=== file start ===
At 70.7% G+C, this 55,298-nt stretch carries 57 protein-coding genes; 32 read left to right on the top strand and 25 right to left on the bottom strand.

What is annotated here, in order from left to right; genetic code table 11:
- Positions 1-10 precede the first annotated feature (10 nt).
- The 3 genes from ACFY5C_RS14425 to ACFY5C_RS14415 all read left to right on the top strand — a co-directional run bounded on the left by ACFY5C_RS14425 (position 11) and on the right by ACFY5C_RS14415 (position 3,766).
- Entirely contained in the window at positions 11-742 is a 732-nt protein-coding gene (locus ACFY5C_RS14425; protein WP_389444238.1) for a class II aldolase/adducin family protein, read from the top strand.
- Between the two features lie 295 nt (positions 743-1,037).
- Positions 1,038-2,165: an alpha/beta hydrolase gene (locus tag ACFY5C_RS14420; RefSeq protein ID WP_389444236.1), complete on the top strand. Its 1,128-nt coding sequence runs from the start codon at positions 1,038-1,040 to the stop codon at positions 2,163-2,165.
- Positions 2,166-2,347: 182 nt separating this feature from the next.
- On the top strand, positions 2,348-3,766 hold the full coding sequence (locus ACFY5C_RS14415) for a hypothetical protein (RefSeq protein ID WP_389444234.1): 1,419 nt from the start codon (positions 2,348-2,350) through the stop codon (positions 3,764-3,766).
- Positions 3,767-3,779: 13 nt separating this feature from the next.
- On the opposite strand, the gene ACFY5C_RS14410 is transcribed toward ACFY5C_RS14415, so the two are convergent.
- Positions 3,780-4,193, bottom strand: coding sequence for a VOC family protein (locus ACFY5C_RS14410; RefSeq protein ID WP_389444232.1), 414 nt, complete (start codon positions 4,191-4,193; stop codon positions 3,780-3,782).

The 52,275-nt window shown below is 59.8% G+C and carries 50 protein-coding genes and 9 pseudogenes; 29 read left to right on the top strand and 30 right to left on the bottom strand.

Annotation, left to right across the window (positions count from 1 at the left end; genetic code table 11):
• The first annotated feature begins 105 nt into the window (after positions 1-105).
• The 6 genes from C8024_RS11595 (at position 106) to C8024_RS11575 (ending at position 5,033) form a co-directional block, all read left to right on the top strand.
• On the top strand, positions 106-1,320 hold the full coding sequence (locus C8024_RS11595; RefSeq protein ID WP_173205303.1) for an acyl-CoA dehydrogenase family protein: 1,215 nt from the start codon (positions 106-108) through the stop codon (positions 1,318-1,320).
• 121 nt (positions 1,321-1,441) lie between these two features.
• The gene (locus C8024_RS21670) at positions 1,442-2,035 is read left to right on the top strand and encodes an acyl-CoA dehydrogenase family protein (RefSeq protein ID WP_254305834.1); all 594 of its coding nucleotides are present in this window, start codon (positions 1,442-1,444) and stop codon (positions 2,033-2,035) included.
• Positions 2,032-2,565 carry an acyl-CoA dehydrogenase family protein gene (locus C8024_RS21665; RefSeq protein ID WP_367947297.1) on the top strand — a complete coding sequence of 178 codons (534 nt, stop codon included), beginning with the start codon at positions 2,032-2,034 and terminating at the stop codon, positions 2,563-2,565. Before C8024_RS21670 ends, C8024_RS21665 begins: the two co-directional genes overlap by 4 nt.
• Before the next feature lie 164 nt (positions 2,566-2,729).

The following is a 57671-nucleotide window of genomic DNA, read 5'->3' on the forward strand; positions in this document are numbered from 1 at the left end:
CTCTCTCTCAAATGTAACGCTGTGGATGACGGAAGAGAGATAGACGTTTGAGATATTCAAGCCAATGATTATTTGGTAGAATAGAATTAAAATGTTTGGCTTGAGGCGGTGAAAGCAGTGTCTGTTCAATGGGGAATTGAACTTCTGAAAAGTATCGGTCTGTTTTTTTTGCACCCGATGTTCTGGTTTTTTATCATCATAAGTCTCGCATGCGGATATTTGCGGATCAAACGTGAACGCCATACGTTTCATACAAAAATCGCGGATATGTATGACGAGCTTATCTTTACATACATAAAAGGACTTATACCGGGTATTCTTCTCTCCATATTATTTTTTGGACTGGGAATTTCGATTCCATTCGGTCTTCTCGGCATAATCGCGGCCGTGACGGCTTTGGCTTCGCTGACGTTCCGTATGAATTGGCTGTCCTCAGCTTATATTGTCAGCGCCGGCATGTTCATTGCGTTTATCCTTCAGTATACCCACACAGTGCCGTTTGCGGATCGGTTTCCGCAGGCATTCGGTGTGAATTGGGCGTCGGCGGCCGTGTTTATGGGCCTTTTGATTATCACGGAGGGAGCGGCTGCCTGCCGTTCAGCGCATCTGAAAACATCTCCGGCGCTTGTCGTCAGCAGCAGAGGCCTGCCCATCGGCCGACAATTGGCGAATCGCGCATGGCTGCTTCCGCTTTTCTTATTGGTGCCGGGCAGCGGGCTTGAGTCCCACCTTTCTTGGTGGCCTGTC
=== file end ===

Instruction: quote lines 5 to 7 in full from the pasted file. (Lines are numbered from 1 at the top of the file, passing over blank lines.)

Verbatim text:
- Entirely contained in the window at positions 11-742 is a 732-nt protein-coding gene (locus ACFY5C_RS14425; protein WP_389444238.1) for a class II aldolase/adducin family protein, read from the top strand.
- Between the two features lie 295 nt (positions 743-1,037).
- Positions 1,038-2,165: an alpha/beta hydrolase gene (locus tag ACFY5C_RS14420; RefSeq protein ID WP_389444236.1), complete on the top strand. Its 1,128-nt coding sequence runs from the start codon at positions 1,038-1,040 to the stop codon at positions 2,163-2,165.